LIVING THE STORY: Bishop Suggests New Way to Enter into Easter Miracle

Archbishop Gregory Aymond of New Orleans is still recovering from his sickness, but that hasn’t stopped him from sending out an encouraging message this week before Easter.

The first known American bishop to test positive for the coronavirus, he invites all people everywhere to “become a part of the story” this weekend.

“My sisters and brothers…we can be assured that this Holy Week will be one like we have never celebrated before,” Aymond said in a video message posted on Facebook.

“With the coronavirus and all the ramifications, and the crosses and the crisis and the challenges this has caused, it will be a very different Holy Week,” he said.

Indeed, it is different, but what Aymond goes on to say about Holy Week never changing is exactly why we have a great opportunity to make what is “different” the new norm, as it should always be—for people of faith to engulf themselves in deep prayer and not to be “spectator[s] watching Jesus’ suffering and death and resurrection, but being a part of that story as it unfolds.”

One way people of faith can become a part of that story, Aymond says, is to choose one of the Gospel narratives of Christ’s passion, and read it from the perspective of one of the characters, going through each scene through that perspective.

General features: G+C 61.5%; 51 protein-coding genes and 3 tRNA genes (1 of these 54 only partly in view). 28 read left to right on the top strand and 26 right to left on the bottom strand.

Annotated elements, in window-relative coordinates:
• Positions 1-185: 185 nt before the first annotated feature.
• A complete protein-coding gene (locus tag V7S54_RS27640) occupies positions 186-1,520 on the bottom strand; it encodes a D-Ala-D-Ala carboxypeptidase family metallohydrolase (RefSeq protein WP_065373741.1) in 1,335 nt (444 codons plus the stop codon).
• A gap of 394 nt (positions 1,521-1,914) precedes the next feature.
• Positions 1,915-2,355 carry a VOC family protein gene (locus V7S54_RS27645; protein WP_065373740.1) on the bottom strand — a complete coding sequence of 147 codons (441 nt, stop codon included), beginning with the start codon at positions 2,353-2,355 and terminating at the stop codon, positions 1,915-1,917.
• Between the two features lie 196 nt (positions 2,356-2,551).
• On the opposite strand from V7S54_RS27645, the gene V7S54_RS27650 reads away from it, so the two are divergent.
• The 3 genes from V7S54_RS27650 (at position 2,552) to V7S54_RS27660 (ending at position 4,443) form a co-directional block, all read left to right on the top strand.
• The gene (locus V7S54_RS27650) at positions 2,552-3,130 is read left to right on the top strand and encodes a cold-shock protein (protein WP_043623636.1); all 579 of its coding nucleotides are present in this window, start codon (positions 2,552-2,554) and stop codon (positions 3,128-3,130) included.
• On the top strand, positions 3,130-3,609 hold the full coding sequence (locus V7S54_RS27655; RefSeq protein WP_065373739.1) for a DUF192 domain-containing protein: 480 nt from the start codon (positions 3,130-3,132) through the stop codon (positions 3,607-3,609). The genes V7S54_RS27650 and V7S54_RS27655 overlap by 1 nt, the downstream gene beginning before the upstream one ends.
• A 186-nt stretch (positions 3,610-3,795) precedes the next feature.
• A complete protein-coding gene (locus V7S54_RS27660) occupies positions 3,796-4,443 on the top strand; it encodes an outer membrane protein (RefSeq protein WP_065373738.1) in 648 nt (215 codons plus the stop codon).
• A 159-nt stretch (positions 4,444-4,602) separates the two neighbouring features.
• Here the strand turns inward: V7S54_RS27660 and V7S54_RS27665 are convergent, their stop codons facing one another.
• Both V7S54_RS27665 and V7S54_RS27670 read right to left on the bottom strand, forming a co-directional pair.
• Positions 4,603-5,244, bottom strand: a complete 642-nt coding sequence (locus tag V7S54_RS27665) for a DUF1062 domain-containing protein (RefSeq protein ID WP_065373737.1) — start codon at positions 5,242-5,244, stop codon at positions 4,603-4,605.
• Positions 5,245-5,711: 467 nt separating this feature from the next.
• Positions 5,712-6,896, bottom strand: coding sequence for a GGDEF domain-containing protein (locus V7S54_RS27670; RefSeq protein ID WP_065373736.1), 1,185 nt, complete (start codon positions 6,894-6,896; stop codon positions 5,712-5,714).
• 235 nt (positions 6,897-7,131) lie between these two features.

“Perhaps sitting at the Last Supper, you can become one of the apostles,” Aymond said. “Perhaps you will be able to look at Peter as he is in the garden watching Jesus pray.”

“Perhaps we can become like Mary standing at the foot of the Cross, or like John standing next to her, or Veronica wiping his face as he is bleeding, or the women of Jerusalem as they are crying…or perhaps we can be Joseph of Arimathea, asking for the body of Jesus so that we can bury it in a very sacred way,” he added.

I will confess that through a series of spiritual encounters and prayer, I came to the realization that I view the suffering narrative through the eyes of John this Lent. What the bishop is suggesting really is a fantastic practice. It allows you to live the Gospel with nuance you’ve never experienced before.

“If we do that, my sisters and brothers, we are not spectators of the passion and death of Jesus Christ, we become part of the story. And it is important that we always become part of the story to see God’s love and fidelity, but in a special way as we go through the coronavirus crisis.”

Get well soon, Bishop. And thank you for your prayers and inspiring words.

Writer Jeff LeJeune has an M.A. in English, is a high school and college instructor, and is a former college athlete. In addition to his writing work for The Hayride, he is a ghostwriter, editor, and novelist. His website is www.jefflejeune.net.



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